Birthday: June 6, 1850
Died At Age: 67
Sun Sign: Gemini
Born in: Fulda, Electorate of Hessen, Germany
Famous as: German Physicist & Inventor
Spouse/Ex-: Amelie Buhler
father: Johan Konrad Braun
mother: Franziska Gohring Braun
Died on: April 20, 1918
place of death: Brooklyn, New York, U.S.
discoveries/inventions: Cathode Ray Tube, Cat's Whisker Diode
education: Humboldt University of Berlin, University of Marburg
awards: Nobel Prize in Physics (1909)
Who was Karl Ferdinand Braun?
Karl Ferdinand Braun was a German physicist and inventor who received the Nobel Prize for Physics in 1909. He shared the prize with another inventor and scientist Guglielmo Marconi. He was awarded the Nobel Prize for his work in the development of the technologies used in television and radio. He became interested in experimenting with wireless telegraphy at an early age. The distance that could be covered by the wireless technology developed by Marconi was about 15 kilometers only. The antenna was connected directly to the power circuit of the transmitter. Braun developed an antenna that could increase the distance by many more kilometers over which wireless transmissions could be made. He is also famous for the creation of the Cathode Ray Tube or CRT used in the design of TV screens and computer monitors later. He designed ways to control the cathode rays by changing the voltage to obtain a definite pattern on the fluorescent screen which had not been possible earlier. The oscilloscope was also his invention which is used in electrical and electronic laboratories as an instrument for measuring different electrical parameters. He also invented the first ‘cat’s whisker diode’ which led to the invention of crystal receivers for radios.
Childhood & Early Life
Karl Ferdinand Braun was born on June 6, 1850 in Fulda, Germany to Johan Konrad Braun and Franziska Gohring Braun. He was the fourth child of his parents.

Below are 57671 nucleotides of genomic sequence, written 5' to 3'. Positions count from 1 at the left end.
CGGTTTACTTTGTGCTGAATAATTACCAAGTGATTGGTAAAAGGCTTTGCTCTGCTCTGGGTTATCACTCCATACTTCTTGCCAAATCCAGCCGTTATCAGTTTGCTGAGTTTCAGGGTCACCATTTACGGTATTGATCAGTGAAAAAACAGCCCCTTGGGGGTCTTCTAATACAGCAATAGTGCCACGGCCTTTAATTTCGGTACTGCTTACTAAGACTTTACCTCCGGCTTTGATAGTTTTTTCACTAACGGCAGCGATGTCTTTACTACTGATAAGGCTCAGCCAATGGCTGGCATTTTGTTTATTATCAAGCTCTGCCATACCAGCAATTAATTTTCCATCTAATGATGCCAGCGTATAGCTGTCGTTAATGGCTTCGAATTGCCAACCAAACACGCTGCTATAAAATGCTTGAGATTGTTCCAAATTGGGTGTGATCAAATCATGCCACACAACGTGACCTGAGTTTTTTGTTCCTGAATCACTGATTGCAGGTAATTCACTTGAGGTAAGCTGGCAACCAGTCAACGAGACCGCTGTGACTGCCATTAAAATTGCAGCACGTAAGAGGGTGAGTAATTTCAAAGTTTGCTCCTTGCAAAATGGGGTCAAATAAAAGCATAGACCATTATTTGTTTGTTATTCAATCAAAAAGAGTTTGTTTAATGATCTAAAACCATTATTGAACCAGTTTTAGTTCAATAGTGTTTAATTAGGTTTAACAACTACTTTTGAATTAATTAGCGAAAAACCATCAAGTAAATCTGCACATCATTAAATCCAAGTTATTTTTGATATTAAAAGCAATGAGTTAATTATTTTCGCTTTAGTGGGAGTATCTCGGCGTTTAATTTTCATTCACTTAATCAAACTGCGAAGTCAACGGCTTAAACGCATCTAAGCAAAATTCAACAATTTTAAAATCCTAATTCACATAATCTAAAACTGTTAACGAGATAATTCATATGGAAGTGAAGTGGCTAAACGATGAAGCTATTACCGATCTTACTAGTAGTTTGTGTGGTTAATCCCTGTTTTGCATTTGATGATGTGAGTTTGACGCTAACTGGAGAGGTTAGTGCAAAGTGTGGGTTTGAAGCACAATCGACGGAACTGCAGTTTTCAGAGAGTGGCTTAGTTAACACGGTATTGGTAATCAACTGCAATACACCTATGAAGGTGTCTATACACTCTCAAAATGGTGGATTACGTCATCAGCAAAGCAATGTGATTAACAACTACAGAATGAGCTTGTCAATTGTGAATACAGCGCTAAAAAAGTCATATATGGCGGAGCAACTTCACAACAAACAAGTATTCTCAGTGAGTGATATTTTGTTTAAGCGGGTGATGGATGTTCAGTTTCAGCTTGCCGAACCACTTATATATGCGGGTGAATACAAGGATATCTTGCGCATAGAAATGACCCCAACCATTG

He did his initial education at the local grammar school in Fulda.
After completing high school he studied chemistry and mathematics at the ‘University of Marburg’.
He completed his PhD in physics in 1872 from the ‘University of Berlin’.
Thereafter he worked as a graduate assistant at the Wurzburg University.
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In 1874 Karl Ferdinand Braun discovered that point-contact semiconductors were able to rectify electrical currents from alternating to direct current.
In 1874 he became a member of the teaching faculty at the ‘St. Thomas Gymnasium’ in Leipzig.
He was appointed an ‘Extraordinary Professor of Theoretical Physics’ at the Marburg University in 1877.
He joined the Strasbourg University also as an ‘Extraordinary Professor of Physics’ in 1880.
He joined the ‘Polytechnic School’ in Karlsruhe in 1883 to teach physics.
He was invited to build a new ‘Physics Institute’ by the ‘University of Tubingen’ in 1885.
In 1895 he returned to become a professor of physics at the ‘University of Strasbourg’ and also became the director of the ‘Physical Institute’ at the university.